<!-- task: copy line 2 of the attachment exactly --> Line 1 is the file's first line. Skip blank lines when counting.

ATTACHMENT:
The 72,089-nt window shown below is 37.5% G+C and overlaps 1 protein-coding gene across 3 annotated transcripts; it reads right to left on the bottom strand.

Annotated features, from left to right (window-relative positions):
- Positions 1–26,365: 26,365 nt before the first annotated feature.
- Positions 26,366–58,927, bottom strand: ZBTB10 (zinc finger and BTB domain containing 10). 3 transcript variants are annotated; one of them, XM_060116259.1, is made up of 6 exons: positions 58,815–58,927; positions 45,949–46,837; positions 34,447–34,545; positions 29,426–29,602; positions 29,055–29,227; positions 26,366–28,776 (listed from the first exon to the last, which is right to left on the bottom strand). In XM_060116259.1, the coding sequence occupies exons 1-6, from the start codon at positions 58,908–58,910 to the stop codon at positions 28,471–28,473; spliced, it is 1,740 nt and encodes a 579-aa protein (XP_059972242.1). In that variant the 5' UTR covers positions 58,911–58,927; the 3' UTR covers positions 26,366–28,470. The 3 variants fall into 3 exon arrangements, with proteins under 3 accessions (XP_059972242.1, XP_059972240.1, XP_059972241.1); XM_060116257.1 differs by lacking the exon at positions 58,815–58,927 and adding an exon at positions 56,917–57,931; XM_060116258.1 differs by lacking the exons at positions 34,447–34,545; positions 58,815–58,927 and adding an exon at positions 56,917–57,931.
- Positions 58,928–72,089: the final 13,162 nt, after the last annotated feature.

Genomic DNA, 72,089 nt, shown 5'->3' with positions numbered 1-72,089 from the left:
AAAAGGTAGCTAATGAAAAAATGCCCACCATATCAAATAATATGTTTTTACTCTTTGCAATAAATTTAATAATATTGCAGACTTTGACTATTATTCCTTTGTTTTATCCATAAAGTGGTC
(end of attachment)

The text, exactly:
Annotated features, from left to right (window-relative positions):